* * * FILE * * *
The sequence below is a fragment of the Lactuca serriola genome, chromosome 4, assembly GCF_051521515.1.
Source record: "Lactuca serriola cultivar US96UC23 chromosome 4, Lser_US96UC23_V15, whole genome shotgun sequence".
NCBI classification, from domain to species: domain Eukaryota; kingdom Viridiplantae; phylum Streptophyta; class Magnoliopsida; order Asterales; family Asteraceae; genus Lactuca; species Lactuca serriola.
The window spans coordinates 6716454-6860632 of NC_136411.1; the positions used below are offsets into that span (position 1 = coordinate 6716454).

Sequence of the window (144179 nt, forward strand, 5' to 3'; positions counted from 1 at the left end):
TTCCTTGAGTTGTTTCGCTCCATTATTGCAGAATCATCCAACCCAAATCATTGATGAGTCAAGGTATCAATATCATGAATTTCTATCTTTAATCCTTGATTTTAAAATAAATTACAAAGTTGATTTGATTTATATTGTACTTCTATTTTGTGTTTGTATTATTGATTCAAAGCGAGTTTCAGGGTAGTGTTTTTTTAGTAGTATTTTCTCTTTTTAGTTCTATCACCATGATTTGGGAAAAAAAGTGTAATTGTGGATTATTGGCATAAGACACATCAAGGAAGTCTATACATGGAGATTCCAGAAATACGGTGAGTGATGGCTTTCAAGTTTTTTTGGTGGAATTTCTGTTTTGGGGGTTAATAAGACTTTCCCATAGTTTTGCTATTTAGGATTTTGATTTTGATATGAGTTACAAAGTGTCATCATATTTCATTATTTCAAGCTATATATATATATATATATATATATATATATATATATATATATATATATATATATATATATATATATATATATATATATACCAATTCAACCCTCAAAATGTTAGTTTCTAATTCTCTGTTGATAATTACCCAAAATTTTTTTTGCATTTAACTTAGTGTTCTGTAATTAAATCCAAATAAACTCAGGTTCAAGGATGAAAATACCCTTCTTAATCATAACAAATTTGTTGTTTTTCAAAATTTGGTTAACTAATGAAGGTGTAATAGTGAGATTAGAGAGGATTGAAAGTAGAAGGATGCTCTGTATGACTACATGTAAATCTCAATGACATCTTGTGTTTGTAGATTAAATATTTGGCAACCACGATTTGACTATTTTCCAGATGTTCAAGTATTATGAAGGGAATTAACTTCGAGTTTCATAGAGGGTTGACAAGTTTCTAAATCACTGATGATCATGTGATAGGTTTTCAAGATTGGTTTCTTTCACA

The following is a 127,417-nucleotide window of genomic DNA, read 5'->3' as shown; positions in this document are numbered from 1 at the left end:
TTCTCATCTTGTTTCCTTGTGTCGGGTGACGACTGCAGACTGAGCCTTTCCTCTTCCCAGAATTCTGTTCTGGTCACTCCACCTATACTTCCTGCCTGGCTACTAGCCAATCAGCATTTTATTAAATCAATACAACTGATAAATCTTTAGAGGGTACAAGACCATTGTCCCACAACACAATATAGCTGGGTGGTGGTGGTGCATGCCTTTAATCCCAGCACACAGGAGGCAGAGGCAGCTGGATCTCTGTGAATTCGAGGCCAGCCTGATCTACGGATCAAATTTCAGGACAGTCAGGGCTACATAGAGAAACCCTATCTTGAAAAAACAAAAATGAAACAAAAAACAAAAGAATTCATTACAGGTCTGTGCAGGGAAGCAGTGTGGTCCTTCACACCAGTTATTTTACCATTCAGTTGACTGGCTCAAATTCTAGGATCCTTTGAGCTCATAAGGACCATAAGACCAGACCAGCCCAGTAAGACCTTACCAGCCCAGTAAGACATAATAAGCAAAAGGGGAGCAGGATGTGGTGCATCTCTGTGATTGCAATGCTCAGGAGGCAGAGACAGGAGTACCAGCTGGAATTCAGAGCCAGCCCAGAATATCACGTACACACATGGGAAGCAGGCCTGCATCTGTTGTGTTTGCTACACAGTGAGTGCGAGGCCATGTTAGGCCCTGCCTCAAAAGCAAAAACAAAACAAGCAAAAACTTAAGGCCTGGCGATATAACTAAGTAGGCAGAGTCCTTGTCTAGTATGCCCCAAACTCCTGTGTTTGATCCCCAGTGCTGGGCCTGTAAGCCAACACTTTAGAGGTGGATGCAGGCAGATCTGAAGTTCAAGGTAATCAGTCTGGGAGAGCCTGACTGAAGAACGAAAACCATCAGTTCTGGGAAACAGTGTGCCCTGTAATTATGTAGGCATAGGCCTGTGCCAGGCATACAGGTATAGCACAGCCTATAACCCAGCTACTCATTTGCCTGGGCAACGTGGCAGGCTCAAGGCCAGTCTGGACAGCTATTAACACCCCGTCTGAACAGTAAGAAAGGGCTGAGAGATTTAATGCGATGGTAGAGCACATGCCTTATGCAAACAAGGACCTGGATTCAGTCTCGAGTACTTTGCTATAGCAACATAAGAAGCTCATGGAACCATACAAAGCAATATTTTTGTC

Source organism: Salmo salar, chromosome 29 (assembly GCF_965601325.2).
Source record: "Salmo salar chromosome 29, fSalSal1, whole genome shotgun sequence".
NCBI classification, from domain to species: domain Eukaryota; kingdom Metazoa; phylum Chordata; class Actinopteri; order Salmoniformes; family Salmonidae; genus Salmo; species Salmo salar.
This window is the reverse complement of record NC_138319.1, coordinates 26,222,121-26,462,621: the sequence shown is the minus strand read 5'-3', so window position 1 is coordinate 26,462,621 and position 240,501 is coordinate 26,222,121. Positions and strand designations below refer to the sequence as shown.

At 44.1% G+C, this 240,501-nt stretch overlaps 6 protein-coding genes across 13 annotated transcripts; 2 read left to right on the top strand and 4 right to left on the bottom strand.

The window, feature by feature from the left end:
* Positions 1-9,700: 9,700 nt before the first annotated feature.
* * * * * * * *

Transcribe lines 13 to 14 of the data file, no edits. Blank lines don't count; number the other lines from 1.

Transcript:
At 44.1% G+C, this 240,501-nt stretch overlaps 6 protein-coding genes across 13 annotated transcripts; 2 read left to right on the top strand and 4 right to left on the bottom strand.

The window, feature by feature from the left end: